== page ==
“If, therefore, those called to office and leadership roles in the church remain content merely to organize and manage the internal affairs of the church, they are leaving a vacuum exactly where there ought to be vibrant, pulsating life. Of course Christian leaders need to be trained and equipped for management, for running of the organization. The church will not thrive by performing in a bumbling, amateur fashion and hoping that piety and goodwill will make up for incompetence. But how much more should a Christian minister be a serious professional when it comes to grappling with scripture and discovering how it enables him or her, in preaching, teaching, prayer, and pastoral work, to engage with the huge issues that confront us as a society and as individuals. If we are professional about other things, we ought to be ashamed not to be properly equipped both to study the Bible ourselves or to bring its ever-fresh word to others.

“The teaching and preaching of scripture remains, then, at the heart of the church’s life, alongside and regularly interwoven with the sacramental life focused on the Eucharist….The balance between what can be said in a sermon and what must be said in non-liturgical teaching, adult education, and so on, will vary from church to church and place to place. It is fair to say that most churches, even those with well-developed educational programs, have a long way to go in their teaching of scripture. It is also important to remind preachers that, just as some of the Reformers spoke of the sacraments as God’s ‘visible words,’ so sermons are supposed to be ‘audible sacraments.’ They are not simply for the conveying of information, though that is important in a world increasingly ignorant of some of the most basic biblical and theological information. They are not simply for exhortation, still less for entertainment. They are supposed to be one of the moments in regular Christian living when heaven and earth meet. Speaker and hearers alike are called to be people in whom, by the work of the Spirit, God’s word is once again audible to the heart as well as to the ears. Preaching is one key way in which God’s personal authority, vested in scripture and operative through the work of the Spirit, is played out in the life of the church.” (Emphasis mine.)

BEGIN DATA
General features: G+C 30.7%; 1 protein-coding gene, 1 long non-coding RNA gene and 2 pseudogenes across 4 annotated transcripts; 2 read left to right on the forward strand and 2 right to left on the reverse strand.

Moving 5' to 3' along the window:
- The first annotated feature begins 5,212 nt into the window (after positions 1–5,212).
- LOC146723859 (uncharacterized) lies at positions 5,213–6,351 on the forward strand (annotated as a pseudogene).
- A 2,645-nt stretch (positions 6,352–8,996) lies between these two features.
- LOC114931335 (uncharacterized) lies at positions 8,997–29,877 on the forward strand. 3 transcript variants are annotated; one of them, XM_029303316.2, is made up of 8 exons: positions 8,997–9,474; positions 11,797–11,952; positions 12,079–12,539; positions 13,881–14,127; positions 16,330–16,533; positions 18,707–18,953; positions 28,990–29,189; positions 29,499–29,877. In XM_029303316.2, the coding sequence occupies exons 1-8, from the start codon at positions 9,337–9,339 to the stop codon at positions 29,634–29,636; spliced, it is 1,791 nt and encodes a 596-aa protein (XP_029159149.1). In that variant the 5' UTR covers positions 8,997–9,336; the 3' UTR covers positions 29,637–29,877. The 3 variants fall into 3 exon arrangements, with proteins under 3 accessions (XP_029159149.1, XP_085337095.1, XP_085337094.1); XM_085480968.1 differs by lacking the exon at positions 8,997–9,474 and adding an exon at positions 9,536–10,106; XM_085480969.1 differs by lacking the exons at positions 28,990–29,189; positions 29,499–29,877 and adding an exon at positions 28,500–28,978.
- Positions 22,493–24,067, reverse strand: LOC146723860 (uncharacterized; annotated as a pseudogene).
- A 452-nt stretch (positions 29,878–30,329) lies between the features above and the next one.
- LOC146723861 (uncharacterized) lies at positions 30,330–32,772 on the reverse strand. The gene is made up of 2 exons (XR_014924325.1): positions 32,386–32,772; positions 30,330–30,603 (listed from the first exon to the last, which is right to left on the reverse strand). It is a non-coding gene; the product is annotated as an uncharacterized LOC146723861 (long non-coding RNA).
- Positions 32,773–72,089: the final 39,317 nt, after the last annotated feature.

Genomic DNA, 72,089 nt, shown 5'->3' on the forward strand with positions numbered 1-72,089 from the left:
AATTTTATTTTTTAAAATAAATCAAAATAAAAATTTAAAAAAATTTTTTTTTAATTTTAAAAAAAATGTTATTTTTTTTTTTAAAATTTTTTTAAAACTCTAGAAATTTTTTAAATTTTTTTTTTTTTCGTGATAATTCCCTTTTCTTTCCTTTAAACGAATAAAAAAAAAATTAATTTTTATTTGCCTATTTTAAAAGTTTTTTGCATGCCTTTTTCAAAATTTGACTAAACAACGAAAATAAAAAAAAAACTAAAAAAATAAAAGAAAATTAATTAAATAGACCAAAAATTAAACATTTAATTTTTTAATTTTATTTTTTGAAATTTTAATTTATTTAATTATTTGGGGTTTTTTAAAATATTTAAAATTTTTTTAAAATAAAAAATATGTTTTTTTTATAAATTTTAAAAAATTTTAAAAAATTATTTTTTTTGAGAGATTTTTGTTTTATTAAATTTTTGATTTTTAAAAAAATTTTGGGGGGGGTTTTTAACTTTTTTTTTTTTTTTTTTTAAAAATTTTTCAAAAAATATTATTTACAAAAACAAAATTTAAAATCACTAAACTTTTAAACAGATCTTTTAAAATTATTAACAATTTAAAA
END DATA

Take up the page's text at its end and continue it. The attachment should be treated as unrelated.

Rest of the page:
(N. T. Wright, Scripture and the Authority of God: How to Read the Bible Today, p. 138-39)


Should Churches Sing Old Hymns?

Let me ask a question about worship songs: are there good reasons to sing older songs and hymns during worship?

I think that question gets asked a good bit. I’m unqualified to speak of trends in contemporary worship music. But it does seem that there has been a renewed interest in older hymns the last few years. So let me ask a stronger question: are there good reasons to sing older songs and hymns as frequently as we sing newer songs?

I think there are. Let me start by recapping some of C. S. Lewis’s comments about books, and then I’ll apply them to worship songs.


Lewis’s Arguments About Reading Old Books

In his Introduction to a new translation of Athanasius’s On the Incarnation, C. S. Lewis forcefully argued that you should read as many old books as you do new books.  He recommends that you read one old book for every new book you read. (Lewis was specifically talking about theological books. I think, though, that his reasons can be expanded to apply to all kinds of reading.)

Why does he recommend this? He gives three reasons: